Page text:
– Davis Luanava, Seattle
The drums felt like a heartbeat throughout the moonlit forest. The ceremonial fire crackled in the center of the yurt as smoky sparks flew into the cool air. In the distance, bull frogs croaked noisily. The dirt-packed ground under my feet smelled wild and fresh, like new fallen rain. I was a WaterQuester, about to embark on a 36 hour quest in the woods. My elders, the other WaterQuesters, and my instructors peaceably stared into the hot coals as our breathing became one. Although I was frightened to be alone, fasting in the woods, I needed to figure out that I was strong and powerful and I wanted to learn that I was not afraid. I intend to… my thoughts started as my eyes teared from the intensity of the fire, I intend to lose my shell. I intend to listen deeply. I intend to be myself and not feel the need to explain everything I do. I intend to give thanks. I intend to be strong. My mind raced with many more intentions until I was overflowing with thankfulness and strength.
Soon it was time to sleep before continuing the quest.. One at a time, the other Questers left their cedar log seats to hit the drum held by an instructor. Each beat of the drum signified a promise to fulfill a vow of silence for the next 36 hours. Closing my eyes, I let the smoke and cool air wash over me.
One of the boys hit the drum. After five hits on the drum, it was my turn to vow. I was terrified. My thoughts became still as my body slowly left the comfortable log positioned at the base of the fire. I loved sharing my thoughts with the world and singing beautiful songs. I loved the sense of community fostered by only conversations. Not having my voice meant I had nothing to distract myself from long hours sitting and fasting in a small area around a swamp. I was afraid to lose my voice and make the commitment to get to know myself without distractions. I paused for a moment, and then my arm swung back, gaining momentum to hit the drum.
The vibrations from the drum traveled through my callused hands into my bones and out into the twilight.
The next morning as the sun began to peak above the horizon, a song as smooth as running water cut through my peaceful dreams. Confused, I shimmied out of my soft sleeping bag and sword-fern bed. The traditional Native American song continued, wenday-ya-ho, wenday-ya-ho, wen-de-ya, wen-de-ya… as morning fog glimmered through the trees, greeting us as we hastily rolled up our dewy bags so we could start the solo part of our journey.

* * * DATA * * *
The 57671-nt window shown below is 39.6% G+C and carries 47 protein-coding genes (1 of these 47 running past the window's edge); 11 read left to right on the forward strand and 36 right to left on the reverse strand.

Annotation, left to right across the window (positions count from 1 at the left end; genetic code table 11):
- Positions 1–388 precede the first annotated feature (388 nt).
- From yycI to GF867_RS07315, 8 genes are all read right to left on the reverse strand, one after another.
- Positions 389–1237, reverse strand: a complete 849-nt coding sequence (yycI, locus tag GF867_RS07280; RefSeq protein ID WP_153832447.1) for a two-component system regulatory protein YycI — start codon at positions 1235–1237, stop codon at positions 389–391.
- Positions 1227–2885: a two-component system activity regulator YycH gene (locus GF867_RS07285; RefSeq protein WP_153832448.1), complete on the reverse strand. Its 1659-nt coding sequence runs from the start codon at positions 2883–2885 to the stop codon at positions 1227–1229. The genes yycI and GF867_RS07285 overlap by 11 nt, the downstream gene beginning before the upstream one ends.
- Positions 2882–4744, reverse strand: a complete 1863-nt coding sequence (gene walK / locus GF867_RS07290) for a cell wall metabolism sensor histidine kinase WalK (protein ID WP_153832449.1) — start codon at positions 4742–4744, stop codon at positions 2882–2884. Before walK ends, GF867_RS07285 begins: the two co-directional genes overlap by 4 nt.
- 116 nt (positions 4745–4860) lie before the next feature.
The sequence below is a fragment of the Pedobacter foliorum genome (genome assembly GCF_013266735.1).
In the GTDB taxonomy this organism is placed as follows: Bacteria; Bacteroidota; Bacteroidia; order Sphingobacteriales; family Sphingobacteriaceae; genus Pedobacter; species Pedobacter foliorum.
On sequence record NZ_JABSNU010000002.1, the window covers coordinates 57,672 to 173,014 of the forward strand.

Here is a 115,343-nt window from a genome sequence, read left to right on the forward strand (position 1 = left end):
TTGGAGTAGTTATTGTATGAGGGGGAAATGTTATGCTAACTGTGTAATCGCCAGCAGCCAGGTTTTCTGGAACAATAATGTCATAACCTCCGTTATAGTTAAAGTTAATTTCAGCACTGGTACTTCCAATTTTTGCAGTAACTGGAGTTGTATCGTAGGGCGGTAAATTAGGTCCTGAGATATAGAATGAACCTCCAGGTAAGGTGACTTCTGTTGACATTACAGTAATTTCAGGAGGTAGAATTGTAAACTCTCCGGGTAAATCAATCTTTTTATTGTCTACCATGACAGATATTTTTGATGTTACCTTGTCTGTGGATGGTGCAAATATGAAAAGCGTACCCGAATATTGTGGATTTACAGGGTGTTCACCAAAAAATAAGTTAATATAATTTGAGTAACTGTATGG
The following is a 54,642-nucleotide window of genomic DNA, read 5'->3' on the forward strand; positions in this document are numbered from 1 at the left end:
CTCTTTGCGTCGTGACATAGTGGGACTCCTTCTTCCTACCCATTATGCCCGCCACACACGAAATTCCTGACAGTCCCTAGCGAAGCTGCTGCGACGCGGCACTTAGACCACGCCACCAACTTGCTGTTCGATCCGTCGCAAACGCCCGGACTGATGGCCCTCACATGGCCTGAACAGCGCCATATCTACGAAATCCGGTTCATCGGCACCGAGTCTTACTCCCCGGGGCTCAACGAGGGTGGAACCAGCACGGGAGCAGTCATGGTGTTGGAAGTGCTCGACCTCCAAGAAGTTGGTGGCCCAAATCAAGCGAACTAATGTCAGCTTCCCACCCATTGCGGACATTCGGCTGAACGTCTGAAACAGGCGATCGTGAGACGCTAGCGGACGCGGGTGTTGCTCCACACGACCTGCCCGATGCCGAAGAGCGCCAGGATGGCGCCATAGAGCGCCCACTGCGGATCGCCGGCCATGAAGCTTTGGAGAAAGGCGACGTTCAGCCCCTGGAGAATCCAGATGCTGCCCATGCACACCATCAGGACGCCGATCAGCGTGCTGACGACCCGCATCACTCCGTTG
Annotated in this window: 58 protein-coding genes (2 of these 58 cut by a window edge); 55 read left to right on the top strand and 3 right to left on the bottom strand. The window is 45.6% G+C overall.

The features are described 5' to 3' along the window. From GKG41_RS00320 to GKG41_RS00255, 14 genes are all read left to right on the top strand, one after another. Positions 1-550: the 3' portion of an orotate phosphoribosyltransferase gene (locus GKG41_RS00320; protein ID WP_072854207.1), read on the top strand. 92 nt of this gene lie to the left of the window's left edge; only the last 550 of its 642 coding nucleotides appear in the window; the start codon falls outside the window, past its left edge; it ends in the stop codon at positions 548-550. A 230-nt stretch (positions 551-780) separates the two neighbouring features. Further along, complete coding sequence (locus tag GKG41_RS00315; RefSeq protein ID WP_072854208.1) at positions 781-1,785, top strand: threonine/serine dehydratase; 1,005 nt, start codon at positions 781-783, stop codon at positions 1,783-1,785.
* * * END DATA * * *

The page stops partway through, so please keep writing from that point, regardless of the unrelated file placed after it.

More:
My bare feet ached when the rocks attacked them as I silently crept towards my sit spot. The dew covered everything in a thin layer of moisture, making all the moss and nursery logs squishy. As the place I would sit for the next 24 hours came into view, my heart skipped. The dark blackberry and salmonberry bushes, ripe with spring flowers, snaked across the ground, making an oval around my sit spot. The swamp was 100 feet away, filled with the exuberant morning life of the animals. Charcoaled and stoic, a large tree jutted out of the ground next to my chosen spot. A small nursery log made another edge of my sanctuary, while two, steep, foot-long cliffs made the other two sides. I noticed the thick smell of nature: cedar, moss, moldy logs and flowers. My mind wandered as I chose four sticks to mark north, east, south and west. The moment I sat down the mosquitoes started bombarding me. They buzzed in my ears, flew into my eyes and ate at my skin until my arms were just swelling bumps. My only relief was to curl up in my sleeping bag where I dozed off and on the whole morning.
“My body flooded with gratitude for the world and my fingers tingled with the thrill of holding space for all the living organisms.”
The mosquitoes vanished in the afternoon. Safe, I crawled out from my sleeping bag and began a mini sense-meditation. Closing my eyes, I listened deeply to the busy buzzing of the honeybees, the ripple of the standing water in the swamp, and the chickadees, robins, crows and woodpeckers conversing high above me. I imagined myself turning to liquid and slowly sinking into the charcoaled log at my back. My nose caught faint wisps of fire-smoke and standing water. Then I turned my attention to the plants around me. I acknowledged the huckleberry bush in front of me, giving it thanks. I told it that it was loved and needed, and that I appreciated the integral value it holds. Then I placed my hand on the moss, the charcoaled tree, the leaves, blackberry bushes, dandelions and the nursery log. I listened to each one separately and filled each plant surrounding me with love. My body flooded with gratitude for the world and my fingers tingled with the thrill of holding space for all the living organisms. As I finished giving thanks to the living things around me, I picked up a small twig. Peeling back its light brown bark so I could see the vulnerable white part underneath, I had an urge to hold it to my head. As my hand moved through the midday air to my forehead, the first memory came.
Johnny, a former Wilderness Awareness mentor, beamed at me. Other kids were screaming and yelling with joy as he lassoed his sturdy rope. With a “whoosh” the rope flew into the air, barely making it over a high up branch. Flicking it a few times so it would come down on the other side, he called out, “Who wants to try a rope swing?” “Me!” yelled my friends. Johnny tied the rope off and swung out over a large ravine laden with stinging nettle to test the ropeswing out. As he swung back, my seven-year-old self jumped on his back, begging for a turn. Swinging me onto the rope, my mentor smiled. The green, lustrous nettles made a blanket over the land far below, cut by the dark blue ravine, covered with smooth rocks. Johnny pushed me and I screamed as I started to fall. Catching me, the rope jerked and then swung out over the forest. When I hit the peak of the rope swing’s pendulum, I felt invincible. My body flew and I was immortal; nothing could touch me. The air smelled fresh and the wind rushed in my ears. Then I was gliding back towards Johnny and the other kids — back towards the earth.